Steve Conney will go anywhere on a moment’s notice to find the best powder.

One winter, in the early 2000s, the Colorado resident was on his way to Utah to snowboard on the heaps of powder expected to fall at Snowbird Ski Resort. After hearing that the storm was actually hitting Jackson Hole Mountain Resort in Wyoming harder than expected, he took a detour and headed there to shred. The next day, he returned to Utah to take advantage of piles of fresh flakes. And the following day, he headed back to Vail Ski Resort in Colorado to catch the first chair and shred a newly fallen blanket of snow.

Conney had completed the trifecta. “It’s really just a perfect situation where you can catch the same storm in three different states in three days,” he says. “It’s easy to catch one storm in two states, but to catch the same storm across three states in three days is tougher and more rewarding.”

The desire to seek out fresh snow is more than a personal mission for Conney. He also alerts other skiers and riders to resorts expected to get the most snow via his blog, Powderchasers. It has become one of the most widely used daily weather forecasting services for skiers and riders. The site, which Conney has operated for more than 20 years, has 38,000 followers on Facebook and more than 45,000 followers on Instagram, along with a similarly sizable list of email subscribers.

Conney, 60, was always fascinated by snow growing up in the suburbs of New York. “We lived on a very big hill, and it was a primo area to sled,” he says. “The hill was almost a mile long, so I grew up loving snow, since it meant we could sled.”

He eventually started snowboarding in the early 1980s in New England. The feeling of floating over powder on his board became one of his favorite sensations. There was just one problem: Many local ski areas didn’t allow snowboarders at that time, so he always had to seek out snow in unexpected locales.

Conney eventually moved to Boulder in the mid-1990s to continue a career in medical sales, as well as be closer to spectacular stashes of snow. His passion for finding the deepest snow soon became of interest to his friends, and he started emailing out a regular blog about where he thought the best powder would be. “I was looking at the [weather] data and doing the work to find the fresh snow, so it was easy for me to write it down and share it with my friends,” Conney says.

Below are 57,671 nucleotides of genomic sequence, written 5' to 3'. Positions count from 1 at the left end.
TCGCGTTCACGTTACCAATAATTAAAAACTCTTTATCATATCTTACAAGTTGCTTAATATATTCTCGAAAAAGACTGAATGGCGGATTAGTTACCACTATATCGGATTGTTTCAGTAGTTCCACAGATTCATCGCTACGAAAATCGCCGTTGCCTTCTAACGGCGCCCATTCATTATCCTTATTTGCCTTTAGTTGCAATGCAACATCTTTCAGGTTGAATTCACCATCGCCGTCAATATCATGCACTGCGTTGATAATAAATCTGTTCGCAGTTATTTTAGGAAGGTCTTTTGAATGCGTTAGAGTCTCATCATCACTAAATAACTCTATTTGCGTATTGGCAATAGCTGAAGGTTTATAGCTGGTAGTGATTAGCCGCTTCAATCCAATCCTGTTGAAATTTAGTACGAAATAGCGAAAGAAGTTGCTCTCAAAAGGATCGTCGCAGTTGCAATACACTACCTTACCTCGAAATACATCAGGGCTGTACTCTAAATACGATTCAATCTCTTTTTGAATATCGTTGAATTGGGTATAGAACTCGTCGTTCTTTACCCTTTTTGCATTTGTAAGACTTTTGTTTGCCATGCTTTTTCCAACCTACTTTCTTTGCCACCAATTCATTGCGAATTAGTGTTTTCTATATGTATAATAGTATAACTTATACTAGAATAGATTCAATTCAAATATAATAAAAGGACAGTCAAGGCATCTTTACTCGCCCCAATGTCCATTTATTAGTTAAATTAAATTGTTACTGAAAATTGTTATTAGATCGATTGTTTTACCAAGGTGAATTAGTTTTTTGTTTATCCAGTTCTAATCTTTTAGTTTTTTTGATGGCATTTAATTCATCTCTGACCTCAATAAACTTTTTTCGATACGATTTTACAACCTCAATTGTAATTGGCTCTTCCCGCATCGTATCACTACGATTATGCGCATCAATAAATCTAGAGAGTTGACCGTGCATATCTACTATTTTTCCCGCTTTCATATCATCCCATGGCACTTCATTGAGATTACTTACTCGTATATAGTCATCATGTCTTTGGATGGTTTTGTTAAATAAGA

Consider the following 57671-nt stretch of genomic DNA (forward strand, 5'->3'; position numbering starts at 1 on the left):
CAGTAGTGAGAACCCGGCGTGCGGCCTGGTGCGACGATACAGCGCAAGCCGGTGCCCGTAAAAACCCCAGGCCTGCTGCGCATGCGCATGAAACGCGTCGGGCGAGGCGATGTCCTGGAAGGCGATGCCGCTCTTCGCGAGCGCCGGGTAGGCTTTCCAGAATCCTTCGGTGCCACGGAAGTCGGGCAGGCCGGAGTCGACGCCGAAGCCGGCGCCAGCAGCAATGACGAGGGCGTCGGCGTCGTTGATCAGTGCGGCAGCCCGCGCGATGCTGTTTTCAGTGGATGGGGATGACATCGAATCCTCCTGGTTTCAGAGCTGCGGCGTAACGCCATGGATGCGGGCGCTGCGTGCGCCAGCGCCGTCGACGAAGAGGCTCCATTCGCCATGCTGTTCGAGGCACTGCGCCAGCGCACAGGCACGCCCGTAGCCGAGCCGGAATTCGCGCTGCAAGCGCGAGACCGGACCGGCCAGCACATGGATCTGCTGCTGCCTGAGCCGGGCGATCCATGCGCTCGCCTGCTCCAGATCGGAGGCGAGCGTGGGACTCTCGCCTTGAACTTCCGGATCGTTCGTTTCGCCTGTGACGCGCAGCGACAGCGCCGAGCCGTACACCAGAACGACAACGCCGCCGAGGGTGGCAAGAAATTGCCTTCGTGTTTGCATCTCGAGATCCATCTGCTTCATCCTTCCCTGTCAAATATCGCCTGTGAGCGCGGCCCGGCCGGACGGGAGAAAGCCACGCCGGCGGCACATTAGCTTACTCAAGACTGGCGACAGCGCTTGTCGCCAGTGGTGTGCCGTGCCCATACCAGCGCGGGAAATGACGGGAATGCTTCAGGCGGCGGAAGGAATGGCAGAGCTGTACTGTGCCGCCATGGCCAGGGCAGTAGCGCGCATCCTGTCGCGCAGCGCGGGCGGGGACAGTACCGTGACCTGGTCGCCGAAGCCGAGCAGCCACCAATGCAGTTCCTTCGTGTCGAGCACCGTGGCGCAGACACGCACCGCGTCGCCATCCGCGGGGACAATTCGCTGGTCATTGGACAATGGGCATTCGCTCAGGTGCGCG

Social media, where Conney would share his insights on which resorts were set to get the most snow, is ultimately what caused Powderchasers to catch on with the masses. “When the social media [presence] started growing, so did the email list,” Conney says.

Over time, Conney added employees to help him market the brand, as well as forecast powder at resorts throughout North America. The team has in-depth knowledge of the type of weather conditions that lead to epic snow at various ski areas. For example, a slight change in wind can make all the difference for how much snow a specific location might get. They also communicate the potential for powder in an easy-to-understand and amusing manner (i.e. a snorkel alert occurs when a place is expected to get more than 24 inches of snow).

Most of Powderchasers’ basic, daily forecasts are free thanks to the group’s many recognizable sponsors, including the Ikon Pass and If you want more in-depth, personalized forecasts, you can sign up for the concierge service (starting at $95), which offers custom trip-planning options.

“Forecasting and chasing deep powder is my passion, regardless of how many followers we have,” Conney says. “I will always prioritize chasing powder and finding the best conditions, and I hope people continue to enjoy the chase.”

Andy Stein
Andy Stein
Andy Stein is a freelance meteorologist with experience working on both local and national television.